Island of the NE Aegean, Greece.
About 475 sq. km in area, rugged, and of volcanic origin.
The main sites have been excavated. The two principal
Classical cities are Hephaistia and Myrina, on its N and
W coasts respectively. It contains several important
Bronze Age sites, notably Poliochni (on the E coast),
whose culture is closely related to that of Troy. The pre-Classical inhabitants were described as Tyrsenoi, associated by ancient writers with the Etruscans of Italy. The
Athenian Miltiades took the island at the end of the 6th
c. B.C. After brief occupation by the Persians it remained
Athenian throughout antiquity, receiving cleruchs from
Athens ca. 450 B.C. and with intermittent occupation by
Hephaistia, the main city, occupies a peninsula site
beside an almost wholly landlocked harbor. The only
above-ground remains explored are of a Graeco-Roman
theater, with its stage buildings and some houses of late
antiquity, but the excavations have recovered much of
its pre-Greek “Tyrsenian” period. This includes a large
cremation cemetery, which is succeeded by Classical
Greek burials in the 5th and 4th c. B.C. and votive deposits from a pre-Greek sanctuary including terracottas in a
partly Hellenized style.
Myrina occupies a rocky peninsula site, with good harbors. There are traces of its Classical fortifications, an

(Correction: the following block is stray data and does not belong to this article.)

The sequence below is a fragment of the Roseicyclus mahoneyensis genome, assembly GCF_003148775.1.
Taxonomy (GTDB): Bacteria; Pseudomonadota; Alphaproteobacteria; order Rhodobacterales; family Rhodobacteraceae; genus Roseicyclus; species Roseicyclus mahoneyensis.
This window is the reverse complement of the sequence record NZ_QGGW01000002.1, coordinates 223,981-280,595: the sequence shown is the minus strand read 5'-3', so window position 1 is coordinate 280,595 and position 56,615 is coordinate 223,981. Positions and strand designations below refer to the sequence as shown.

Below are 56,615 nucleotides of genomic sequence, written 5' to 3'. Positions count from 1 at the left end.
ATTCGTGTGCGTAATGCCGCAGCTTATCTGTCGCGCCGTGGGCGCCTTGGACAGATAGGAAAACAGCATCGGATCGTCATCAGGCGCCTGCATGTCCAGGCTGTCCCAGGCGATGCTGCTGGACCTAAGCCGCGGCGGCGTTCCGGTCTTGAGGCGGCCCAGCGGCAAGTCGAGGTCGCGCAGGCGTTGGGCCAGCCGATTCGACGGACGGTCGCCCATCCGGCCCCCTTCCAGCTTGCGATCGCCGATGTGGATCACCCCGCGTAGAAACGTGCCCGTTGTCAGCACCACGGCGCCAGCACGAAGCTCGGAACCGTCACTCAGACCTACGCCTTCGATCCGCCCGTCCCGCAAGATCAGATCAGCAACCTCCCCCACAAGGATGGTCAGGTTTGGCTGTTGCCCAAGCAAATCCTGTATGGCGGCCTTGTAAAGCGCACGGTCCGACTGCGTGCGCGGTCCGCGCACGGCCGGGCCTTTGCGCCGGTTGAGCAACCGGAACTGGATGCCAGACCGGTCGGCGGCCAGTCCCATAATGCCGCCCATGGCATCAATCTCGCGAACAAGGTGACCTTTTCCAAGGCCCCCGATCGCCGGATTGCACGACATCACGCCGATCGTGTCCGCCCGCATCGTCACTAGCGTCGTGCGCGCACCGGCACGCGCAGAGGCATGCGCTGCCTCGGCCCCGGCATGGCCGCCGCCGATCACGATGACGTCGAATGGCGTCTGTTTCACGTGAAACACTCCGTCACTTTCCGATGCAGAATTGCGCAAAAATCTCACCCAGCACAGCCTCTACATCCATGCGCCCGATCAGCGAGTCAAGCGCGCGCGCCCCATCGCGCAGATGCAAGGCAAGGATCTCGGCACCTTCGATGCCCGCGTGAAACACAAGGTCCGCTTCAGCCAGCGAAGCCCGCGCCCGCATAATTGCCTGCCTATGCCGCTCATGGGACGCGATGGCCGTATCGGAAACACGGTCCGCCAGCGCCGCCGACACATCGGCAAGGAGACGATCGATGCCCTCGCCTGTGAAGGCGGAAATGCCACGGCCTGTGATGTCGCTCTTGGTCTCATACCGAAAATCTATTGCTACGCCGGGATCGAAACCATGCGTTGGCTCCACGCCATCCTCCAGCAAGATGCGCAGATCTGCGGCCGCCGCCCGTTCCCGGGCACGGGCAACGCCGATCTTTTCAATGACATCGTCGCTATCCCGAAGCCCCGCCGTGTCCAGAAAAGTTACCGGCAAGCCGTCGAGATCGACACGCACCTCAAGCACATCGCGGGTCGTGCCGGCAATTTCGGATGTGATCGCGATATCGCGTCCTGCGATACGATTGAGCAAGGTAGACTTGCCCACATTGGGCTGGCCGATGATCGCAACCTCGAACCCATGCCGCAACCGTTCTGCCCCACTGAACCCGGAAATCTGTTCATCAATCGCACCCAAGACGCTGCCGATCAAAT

archaic and Classical cemetery, and inscriptions indicate
a Sanctuary of Artemis.
Northeast of Hephaistia, at modern Chloe, a Sanctuary
to the Kabeiroi has been discovered, with inscriptions
ranging in date from the 5th c. B.C. to the 3d A.D. The
sanctuary occupies two semicircular terraces within a
circuit wall. On the S terrace a three-roomed building is
identified as the early telesterion, with a structure in the
central room surrounded by offering bases, probably
intended for the display of sacred objects to initiates.
The upper terrace is mainly filled by a large Hellenistic
building, probably the later telesterion, with a 12-column
Doric facade, faced by a monumental stoa. Southwest of
Hephaistia, at Mosychlos, were the sources of Lemnian
At Kaminia in the SE part of the island was found a
stele (now in the National Museum of Athens) inscribed
in the Lemnian language, related by some to Etruscan.
At Komi, inland in the E half of the island, are remains
of a Temple of Herakles, referred to in an inscription.
The finds from Lemnos are in the National Museum
of Athens and the museum at Kastro (Myrina).
C. Fredrich, “Lemnos,” AthMitt
& XII, Suppl.; F.L.W. Sealy, “Lemnos,”
23 (1918-19); Annuaria d. Scuola archeologica di
X-XII (1931); XIII-XIV (1933); XV-XVI (1942PI
[Hephaistia]); XVII-XVIII (1942 [Hephaistia theater,
Chloe]); L. Bernabò-Brea, EAA
III (1960), s.v. Efestia;
IV (1961), s.v. LemnoMI